Students at for-profit colleges in Minnesota are as likely to be employed one year after graduation as students from two-year public colleges, according to a report from the state Office of Higher Education.
Students at for-profit colleges pay higher tuition and rack up more debt, but are less likely to default on their student loans. They also tend to have higher incomes than their public peers, which researchers could not explain, state analyst Tricia Grimes said.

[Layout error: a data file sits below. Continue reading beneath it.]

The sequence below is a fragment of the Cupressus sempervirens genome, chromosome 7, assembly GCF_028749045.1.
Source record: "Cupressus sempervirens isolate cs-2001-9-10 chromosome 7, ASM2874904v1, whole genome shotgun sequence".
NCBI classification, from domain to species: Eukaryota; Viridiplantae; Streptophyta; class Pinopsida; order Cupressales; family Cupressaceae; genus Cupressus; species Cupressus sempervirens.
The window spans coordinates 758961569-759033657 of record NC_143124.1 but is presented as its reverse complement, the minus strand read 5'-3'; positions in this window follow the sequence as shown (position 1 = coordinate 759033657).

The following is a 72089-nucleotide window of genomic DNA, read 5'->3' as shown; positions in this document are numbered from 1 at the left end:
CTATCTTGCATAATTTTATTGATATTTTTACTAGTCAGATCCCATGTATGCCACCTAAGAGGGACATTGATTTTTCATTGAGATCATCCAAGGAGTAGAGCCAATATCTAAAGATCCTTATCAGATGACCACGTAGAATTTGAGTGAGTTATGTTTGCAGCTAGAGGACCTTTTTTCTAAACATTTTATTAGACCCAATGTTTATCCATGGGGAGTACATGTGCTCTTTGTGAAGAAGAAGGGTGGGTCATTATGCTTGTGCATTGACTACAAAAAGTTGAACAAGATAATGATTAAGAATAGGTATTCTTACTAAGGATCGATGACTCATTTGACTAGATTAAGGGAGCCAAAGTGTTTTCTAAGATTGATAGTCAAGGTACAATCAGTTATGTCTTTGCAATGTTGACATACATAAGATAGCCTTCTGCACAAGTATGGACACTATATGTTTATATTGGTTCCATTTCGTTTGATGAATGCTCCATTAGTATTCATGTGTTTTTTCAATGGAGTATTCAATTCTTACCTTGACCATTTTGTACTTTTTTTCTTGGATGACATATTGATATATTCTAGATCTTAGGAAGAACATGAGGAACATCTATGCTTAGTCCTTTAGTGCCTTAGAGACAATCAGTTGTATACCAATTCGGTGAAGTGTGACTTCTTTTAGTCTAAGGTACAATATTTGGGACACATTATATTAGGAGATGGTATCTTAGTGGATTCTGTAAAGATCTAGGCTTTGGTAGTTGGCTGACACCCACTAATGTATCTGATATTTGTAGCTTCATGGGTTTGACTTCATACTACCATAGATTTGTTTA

"Because nationally there's concern that low-income students are enrolling disproportionately at for-profit institutions," Grimes said.
But the boom times for for-profit schools in Minnesota have subsided. They haven't escaped the slump that their peers have suffered nationally, Grimes said.
"Enrollment is expected to remain flat in the next year at Minnesota for-profits, which is a contrast to what was occurring up through fall of 2009, when enrollments were increasing," she said.
National reports have questioned the quality of for-profit programs and their recruitment of low-income students.